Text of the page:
Longannet coal mine

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Longannet coal mine was a deep mine complex in Fife, Scotland.


Longannet was the remnant of three mines, established in the 1960s. Built on the north side of the Firth of Forth, east of Kincardine, it connected with the Bogside, Castlehill and Solsgirth Collieries, forming a single, five miles long, tunnel.[1] They provided fuel for the nearby, 2,400MW Longannet Power Station.

The Bogside Colliery closed in the 1980s, and by the early 1990s, the Castlehill and Solsgirth coal reserves were exhausted. Production continued from the Castlebridge area. On privatisation of the coal industry, the complex passed into the ownership of Mining Scotland and later Scottish Coal (Deep Mine) Ltd.[1] In the late 1990s, new "roadway" tunnels were driven to access a coal seam beneath the Forth, downstream of the Kincardine Bridge. When production from Castlebridge ceased, in 2000, the northern side of the complex was sealed off and flooded. Dams were constructed, isolating the old workings from the active Kincardine working.[1]

In March 2002, millions of gallons of water flooded into the underground workings. The 15 people below ground at the time were in another part of the mine and all were evacuated safely.[1] Shortly after the flooding, Scottish Coal (Deep Mine) Limited, went into receivership. It became clear that no new operator would take over the mine, and all the pumps were switched off, allowing further flooding. Without access, the true cause of the flooding could not be conclusively determined by the investigation. It was concluded that one of the dams, or the surrounding strata, had probably failed, but the exact reason was not known. The design margins for the dams appeared to be adequate.[1]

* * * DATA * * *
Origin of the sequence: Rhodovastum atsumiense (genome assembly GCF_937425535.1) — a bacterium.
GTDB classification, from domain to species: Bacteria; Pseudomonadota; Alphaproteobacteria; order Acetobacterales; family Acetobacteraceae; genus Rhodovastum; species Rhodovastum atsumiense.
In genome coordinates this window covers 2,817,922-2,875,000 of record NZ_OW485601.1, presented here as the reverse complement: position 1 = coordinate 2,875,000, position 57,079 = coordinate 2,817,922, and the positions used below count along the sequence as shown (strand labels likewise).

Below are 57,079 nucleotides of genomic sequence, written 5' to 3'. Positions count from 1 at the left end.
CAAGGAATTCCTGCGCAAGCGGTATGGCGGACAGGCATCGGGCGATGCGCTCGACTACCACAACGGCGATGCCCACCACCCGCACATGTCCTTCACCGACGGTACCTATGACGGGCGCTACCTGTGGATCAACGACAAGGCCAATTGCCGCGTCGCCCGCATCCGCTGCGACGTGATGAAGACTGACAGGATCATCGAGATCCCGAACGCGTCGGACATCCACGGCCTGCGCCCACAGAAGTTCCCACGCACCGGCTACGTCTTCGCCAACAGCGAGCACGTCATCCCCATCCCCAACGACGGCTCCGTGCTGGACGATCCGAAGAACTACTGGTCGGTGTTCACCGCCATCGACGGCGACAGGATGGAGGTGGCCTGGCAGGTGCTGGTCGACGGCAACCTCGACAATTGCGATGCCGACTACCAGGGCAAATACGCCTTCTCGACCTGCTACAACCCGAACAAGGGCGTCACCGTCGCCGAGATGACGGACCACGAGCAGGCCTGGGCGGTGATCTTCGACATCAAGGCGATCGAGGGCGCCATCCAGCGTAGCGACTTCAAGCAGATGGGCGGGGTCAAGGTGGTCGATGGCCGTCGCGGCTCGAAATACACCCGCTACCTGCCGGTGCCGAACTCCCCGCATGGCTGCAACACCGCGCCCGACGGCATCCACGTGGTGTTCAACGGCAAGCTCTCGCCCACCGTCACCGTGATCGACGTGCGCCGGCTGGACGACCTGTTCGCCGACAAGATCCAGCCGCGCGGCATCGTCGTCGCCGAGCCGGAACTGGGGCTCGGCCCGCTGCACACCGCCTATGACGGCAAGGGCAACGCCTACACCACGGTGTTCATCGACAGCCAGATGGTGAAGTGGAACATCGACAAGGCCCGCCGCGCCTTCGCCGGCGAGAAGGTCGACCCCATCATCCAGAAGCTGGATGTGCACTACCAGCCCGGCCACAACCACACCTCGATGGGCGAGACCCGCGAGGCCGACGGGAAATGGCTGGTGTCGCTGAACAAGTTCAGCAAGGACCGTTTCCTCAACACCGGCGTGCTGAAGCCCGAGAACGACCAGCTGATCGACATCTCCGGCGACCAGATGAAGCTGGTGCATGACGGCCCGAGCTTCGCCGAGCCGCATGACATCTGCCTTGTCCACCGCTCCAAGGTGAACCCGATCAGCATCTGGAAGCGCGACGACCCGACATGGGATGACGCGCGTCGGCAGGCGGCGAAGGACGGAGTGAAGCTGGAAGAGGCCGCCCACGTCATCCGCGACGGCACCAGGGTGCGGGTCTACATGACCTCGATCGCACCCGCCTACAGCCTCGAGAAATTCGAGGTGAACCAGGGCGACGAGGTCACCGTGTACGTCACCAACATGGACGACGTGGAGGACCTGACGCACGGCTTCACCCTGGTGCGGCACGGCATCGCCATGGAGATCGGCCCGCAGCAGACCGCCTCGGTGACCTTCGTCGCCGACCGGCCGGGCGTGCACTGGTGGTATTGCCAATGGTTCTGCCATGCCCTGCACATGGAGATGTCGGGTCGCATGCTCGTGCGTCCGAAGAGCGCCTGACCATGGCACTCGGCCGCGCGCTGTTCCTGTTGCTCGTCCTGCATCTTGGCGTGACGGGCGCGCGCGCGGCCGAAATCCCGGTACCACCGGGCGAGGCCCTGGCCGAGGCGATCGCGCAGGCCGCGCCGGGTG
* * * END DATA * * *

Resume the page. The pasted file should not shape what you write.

Longannet was the last deep mine of any significance in Scotland and its closure effectively ended underground coal mining in Scotland. As of 2008, opencast coal mining continued in Scotland, with 51.4% of Great Britain's opencast coal mines (18 out of 35 mines) and 60.1% of the saleable production by weight (5.68m tonnes out of 9.45m tonnes).[2]


  1. ^ a b c d e "The Circumstances Surrounding the Flooding of the Longannet Complex Mine, Fife, Scotland" (PDF). Health and Safety Executive - Inspectorate of Mines. Retrieved 2009-08-20.
  2. ^ "Coal: opencast coal mining statistics 2008". British Geological Survey — MineralsUK. Retrieved 2010-01-30.

Coordinates: 56°3′31″N 3°41′32″W / 56.05861°N 3.69222°W / 56.05861; -3.69222